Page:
The energy package

Today we are told to expect a new energy policy. This note is based solely on press accounts of what the government may announce.  There will be two different parts to it. The first is to tackle the underlying problem. We have too little domestic energy. We are too dependent on imports from an energy starved Europe. We need to produce more of our own oil, gas, hydro power, renewable energy and nuclear energy. We need to prolong the lives of those gas, coal and nuclear stations where it is safe to do so, as we wait for the new investment to go in and provide us with sufficient alternative supply. I look forward to bold steps to promote more UK onshore and offshore oil and gas, which will bring in substantial tax revenues, create more well paid jobs and lower the CO2 generated compared with importing more LNG. I look forward to decisive action to commission new nuclear facilities through smaller nuclear reactors, to explore the commercial roll out of more ways of storing and using wind power and to ensure the lights and heating stay on this winter and next.

The second part is the need for immediate action to deal with the cost of living and business crisis created by extreme price movements in the gas and electricity markets here and on the continent, affecting our imports. If the government decides on a comprehensive price control as a temporary measure this would indeed take the worst pressure off business and families and save many jobs currently threatened by unaffordable business energy bills. It will also bring with it a substantial bill for taxpayers and the state in the form of borrowings needed to subsidise the supply of energy below the cost of production and purchase. That is why the government needs to reassure markets and taxpayers that everything will  be done to eliminate the demand/supply gap to bring prices down and to speed an elimination of price controls. Whilst they are in place the government will need to ensure it encourages investment in new energy supply. This requires prompt granting of licences, ending some of the penal taxes on the energy produced from new facilities and allowing contracts to supply that are reliable and make economic sense. Government itself needs to cut its own energy usage to show the way to reducing demand pressures on the  currently limited supply. One thing that most people do agree about in this contentious debate is the desirability of more insulation of buildings and more fuel efficient machines and processes where these can be afforded.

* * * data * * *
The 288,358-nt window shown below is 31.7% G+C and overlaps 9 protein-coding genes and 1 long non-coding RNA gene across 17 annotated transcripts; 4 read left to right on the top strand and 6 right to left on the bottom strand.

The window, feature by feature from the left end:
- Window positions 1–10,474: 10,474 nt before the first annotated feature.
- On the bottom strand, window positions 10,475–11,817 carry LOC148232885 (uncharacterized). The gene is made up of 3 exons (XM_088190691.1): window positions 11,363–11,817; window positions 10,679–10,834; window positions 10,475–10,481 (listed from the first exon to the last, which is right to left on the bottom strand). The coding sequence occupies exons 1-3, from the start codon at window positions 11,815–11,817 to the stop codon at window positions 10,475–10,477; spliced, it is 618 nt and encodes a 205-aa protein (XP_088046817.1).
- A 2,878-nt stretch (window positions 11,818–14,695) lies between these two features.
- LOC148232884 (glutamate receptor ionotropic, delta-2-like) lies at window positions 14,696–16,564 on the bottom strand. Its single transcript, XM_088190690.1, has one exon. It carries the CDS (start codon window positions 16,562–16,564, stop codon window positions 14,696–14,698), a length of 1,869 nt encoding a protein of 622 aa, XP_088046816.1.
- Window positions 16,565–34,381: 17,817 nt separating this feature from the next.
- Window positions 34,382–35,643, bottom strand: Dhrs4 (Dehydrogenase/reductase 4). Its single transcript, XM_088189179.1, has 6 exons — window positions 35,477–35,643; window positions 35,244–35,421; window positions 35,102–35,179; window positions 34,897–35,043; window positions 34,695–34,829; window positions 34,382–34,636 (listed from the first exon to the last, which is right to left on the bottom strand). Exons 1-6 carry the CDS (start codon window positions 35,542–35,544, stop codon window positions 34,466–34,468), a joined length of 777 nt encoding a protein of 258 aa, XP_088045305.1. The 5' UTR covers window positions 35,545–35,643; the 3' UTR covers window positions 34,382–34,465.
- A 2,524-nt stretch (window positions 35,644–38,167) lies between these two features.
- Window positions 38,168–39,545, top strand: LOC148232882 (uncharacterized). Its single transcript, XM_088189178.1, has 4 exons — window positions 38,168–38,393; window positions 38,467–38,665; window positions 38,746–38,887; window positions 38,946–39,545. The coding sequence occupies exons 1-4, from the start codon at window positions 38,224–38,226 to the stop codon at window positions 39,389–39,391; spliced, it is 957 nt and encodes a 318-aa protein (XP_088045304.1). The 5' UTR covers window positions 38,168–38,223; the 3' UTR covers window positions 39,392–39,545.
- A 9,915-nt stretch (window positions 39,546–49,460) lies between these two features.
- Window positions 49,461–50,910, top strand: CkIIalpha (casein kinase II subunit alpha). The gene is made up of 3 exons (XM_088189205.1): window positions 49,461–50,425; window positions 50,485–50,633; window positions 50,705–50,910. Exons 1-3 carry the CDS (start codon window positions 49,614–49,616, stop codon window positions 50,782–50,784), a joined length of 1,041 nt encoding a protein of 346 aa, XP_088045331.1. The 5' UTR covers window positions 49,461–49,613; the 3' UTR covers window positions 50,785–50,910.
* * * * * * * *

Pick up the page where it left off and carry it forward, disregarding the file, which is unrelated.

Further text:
So the important questions  are likely to be

How will the government ensure proper incentives to greatly expand UK energy supply from domestic resources?

What can be expected of demand management in the public sector, and how can government help the private sector cut demand whilst still keeping warm and carrying out the work?

What controls will there be on the costs of this intervention?


  1. Mark B
    September 8, 2022

    Good morning.

    Sorry Sir John I need to correct you on something. It was the BREXIT Party that did it in for Theresa May’s Premiership, not UKIP. Close enough though for government work as they say 😉

    Little of what has been suggested will bare fruit this coming winter of discontent. Policies are only created to capture cheap sound bites and little long term thought is given sue to the short life cycle of a parliament and even a Minister. Why sow the seeds of fortune only for others to reap the benefit of that harvest. Look at what happened in 1997 when Labour took over ? The Conservatives bestowed upon them an economy on the rise and gave them the aura of financial and economic prudence. Something that was not deserved.

    The government is going to have to make cuts to non-essential parts of the State. If the government seeks to borrow more it might find it increasingly difficult as the Bond Markets are apparently getting the jitters with the UK’s ability to service its debts. This means interest rate rises and high taxes to pay those interest payments.